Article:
Last night Max Wyman and Larry Green talked about two things that I connected with my own personal loss of arts to the bigger loss of arts (and their affects) being experienced on a human scale. Larry spoke of a shared Human experience of having no home; Max spoke of us losing a moral centre. Loss of memory, history, place, and self tend to be at the centre of what an apocalypse feels like. As the arts represent all of these themes (and more) then a lack of arts in a culture is indicative of an apocalypse. According to both Peter Dickenson and Jerry Wasserman’s assessment it seems that they would agree (I know Jerry mentioned he thought the scene was thriving but his lens and tone of criticism makes me want to argue that he supports a rather apocalyptic view of Vancouver arts.) As was mentioned in the Morrison article, “No Place for Self Pity, No room for Fear” in this time of crisis it is more important now than ever to produce work as an artist, to resist, to create, and to inspire. This sense of loss in combination with our obsession with individuality drives a Human crisis that I believe the arts can answer. If supporting the growth of arts is the answer than what becomes the role of a critic during the apocalypse? If the arts are at an all time low in terms of needing support how does criticism maintain its integrity but redefine its function so as to not hinder the much needed space and growth for all artists today in Vancouver? I think it is important for the health of an artist’s growth to be able to step outside the art and critically examine it as a tool for evolving, In that way the role of the critic is essential. I would also say that criticism is its own kind of art form that is lacking in support. That being said in an arts apocalypse how useful is it for a critic to take on the duty of stomping out mediocrity within the arts if that is all a city is capable of producing due to its surrounding conditions? Is there a danger of critics stomping out the flame all together? Vancouver has a flame, and as Jerry Wasserman and Susan Mertens pointed out it can burn with mediocrity. At least it’s still there, trying to burn under all the conditions that threaten to blow it out. What if that mediocrity is a stepping stone to something greater? Every guitar virtuoso probably started by badly playing songs like smoke on the water, what if that was the moment a critic caught him or her at the game?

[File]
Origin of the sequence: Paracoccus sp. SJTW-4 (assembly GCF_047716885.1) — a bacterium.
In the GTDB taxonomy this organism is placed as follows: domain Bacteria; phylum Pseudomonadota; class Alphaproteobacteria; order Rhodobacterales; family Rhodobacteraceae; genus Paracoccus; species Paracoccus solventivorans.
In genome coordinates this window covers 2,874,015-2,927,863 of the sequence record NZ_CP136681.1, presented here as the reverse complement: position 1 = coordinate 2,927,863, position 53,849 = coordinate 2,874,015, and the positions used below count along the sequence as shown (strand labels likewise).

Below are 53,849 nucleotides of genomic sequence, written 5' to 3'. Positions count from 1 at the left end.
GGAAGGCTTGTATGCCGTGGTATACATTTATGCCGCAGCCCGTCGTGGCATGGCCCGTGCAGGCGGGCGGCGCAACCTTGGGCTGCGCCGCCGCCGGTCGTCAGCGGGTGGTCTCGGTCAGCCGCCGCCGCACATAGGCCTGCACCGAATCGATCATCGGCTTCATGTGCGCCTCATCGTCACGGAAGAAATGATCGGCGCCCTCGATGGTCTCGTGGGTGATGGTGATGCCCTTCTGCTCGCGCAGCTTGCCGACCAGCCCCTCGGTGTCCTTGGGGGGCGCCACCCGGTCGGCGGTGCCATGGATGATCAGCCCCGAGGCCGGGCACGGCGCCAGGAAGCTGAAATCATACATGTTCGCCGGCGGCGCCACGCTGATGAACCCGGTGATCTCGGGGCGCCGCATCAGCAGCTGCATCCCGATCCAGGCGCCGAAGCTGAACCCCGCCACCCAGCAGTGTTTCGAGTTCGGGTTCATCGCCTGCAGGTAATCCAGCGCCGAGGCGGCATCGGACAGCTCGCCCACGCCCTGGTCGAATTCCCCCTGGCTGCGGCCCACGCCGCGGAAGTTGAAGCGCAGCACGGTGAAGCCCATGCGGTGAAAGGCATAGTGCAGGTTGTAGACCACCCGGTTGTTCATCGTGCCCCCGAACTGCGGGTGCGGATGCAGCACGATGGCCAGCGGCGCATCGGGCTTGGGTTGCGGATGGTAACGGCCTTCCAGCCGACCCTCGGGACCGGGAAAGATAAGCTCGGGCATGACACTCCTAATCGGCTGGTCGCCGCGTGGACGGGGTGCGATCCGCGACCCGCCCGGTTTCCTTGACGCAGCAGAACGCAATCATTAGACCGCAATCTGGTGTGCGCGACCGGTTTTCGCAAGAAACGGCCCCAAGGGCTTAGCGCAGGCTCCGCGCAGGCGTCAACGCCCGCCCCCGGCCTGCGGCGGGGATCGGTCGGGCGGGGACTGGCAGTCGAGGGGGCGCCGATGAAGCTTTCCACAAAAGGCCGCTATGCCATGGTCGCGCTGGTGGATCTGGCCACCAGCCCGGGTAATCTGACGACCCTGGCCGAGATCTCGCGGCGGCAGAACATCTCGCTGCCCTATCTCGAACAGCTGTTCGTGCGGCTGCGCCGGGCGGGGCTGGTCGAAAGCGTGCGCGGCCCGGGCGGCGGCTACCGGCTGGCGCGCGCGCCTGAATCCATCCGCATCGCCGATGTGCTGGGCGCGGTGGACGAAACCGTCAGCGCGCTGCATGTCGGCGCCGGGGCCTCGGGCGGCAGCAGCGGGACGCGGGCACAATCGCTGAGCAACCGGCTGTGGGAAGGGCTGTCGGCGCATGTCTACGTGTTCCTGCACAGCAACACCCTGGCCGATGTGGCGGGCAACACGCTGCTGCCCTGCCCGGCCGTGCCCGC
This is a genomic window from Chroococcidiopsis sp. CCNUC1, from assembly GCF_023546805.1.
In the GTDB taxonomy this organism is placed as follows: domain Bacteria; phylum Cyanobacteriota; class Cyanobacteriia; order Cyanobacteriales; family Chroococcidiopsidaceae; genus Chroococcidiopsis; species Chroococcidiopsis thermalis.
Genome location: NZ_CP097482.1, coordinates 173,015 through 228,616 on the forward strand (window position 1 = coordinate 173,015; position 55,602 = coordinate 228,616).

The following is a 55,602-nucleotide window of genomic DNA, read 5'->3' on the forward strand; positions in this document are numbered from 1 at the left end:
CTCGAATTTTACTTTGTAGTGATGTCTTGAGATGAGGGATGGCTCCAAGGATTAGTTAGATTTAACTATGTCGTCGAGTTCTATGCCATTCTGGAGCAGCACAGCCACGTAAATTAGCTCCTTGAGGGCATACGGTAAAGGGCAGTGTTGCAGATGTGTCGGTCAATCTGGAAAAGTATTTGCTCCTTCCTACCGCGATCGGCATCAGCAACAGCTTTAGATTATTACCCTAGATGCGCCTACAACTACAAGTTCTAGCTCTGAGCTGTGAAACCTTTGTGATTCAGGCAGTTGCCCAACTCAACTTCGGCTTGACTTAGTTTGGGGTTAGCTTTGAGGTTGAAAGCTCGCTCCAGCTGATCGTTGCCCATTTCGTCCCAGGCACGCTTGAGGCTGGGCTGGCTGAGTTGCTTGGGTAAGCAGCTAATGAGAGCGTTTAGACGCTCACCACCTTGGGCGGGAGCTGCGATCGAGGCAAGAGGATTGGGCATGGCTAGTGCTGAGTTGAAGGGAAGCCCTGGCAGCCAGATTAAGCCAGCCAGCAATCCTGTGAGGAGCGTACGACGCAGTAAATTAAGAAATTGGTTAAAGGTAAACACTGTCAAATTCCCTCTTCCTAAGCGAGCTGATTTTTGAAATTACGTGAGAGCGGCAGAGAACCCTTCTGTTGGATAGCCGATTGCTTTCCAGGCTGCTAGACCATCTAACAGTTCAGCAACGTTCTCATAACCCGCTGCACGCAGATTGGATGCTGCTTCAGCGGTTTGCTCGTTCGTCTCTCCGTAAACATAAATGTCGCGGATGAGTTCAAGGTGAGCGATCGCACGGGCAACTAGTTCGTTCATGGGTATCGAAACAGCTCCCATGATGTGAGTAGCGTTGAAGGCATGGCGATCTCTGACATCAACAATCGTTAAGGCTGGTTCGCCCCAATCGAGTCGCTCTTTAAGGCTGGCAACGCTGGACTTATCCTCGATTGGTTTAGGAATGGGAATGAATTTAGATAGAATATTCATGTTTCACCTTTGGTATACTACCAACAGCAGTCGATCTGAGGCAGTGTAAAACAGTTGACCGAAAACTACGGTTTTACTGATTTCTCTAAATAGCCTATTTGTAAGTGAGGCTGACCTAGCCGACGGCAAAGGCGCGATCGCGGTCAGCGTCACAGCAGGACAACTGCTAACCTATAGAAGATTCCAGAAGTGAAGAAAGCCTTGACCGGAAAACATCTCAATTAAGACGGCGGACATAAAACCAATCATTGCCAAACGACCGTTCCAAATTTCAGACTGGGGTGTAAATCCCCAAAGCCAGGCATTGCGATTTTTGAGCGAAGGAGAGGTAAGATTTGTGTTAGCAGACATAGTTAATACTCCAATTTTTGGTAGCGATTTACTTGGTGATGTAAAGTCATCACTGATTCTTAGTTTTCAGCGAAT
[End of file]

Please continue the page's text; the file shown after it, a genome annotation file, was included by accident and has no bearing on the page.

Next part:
In its defense I also need to say I have seen Vancouver burn brightly with passion, talent, and innovation particularly within what I know of its large yet small music scene. I say large because there are a large number of musicians living here. I say small because most of them work elsewhere to make a living. Many of the musicians I know playing in this city are grinding it out, and do everything they can to push themselves to be the best they can be in the most challenging of conditions. There are consistently amazing live shows happening in small clubs, rented halls, dive bars, and illegal venues such as house concerts on any random evening. How does a critic contend with that? How can a critic be aware of a secret venue? A secret venue is an affordable option for musicians to put on a show where they can play what they want to play. Because of that it this venue might exist in an industrial area that smells of chicken factory and musty old couches, but inside there is Jazz being played by a group of heavy Vancouver players that undeniably has a finger on the pulse of what is hip and happening in Vancouver music… for an audience of three. The musicians though invigorated by their performance go home without their rent money because the cover was by donation, and it was raining too hard so no one felt like coming out. The next night they play in a large, relatively well funded venue with comfortable seating for a band that plays cover songs people like to dance to in order to please the audience, who they will remain seated, on their cell phones, taking pictures, and texting, and tweeting their selfies, and statuses such as “Mind blowing show tonight at the _________.” A critic attends and calls the musicians out on the mediocrity of their performance. This brings up another problematic scenario in the arts apocalypse. Who/what is driving the direction of the arts besides artists and critics? What is the responsibility of the audience and how does that effect the artist’s performance?

I have few answers, little continuity within my thoughts and writing, apparently some bitterness, and lots of questions about the things I just wrote. I am pro critic and criticism, yet what I’ve said above contradicts that. I guess I’m trying to present and embrace my ambiguity as was suggested by one of the panelists last evening. I’m hoping this critical/reflective response will improve once you all start to give it some of your criticism….

andrea t –  aka.( blogger handle) beetbanshee

P.S. Yikes, I promise my next post will be closer to 500 words! I just needed to get this out there!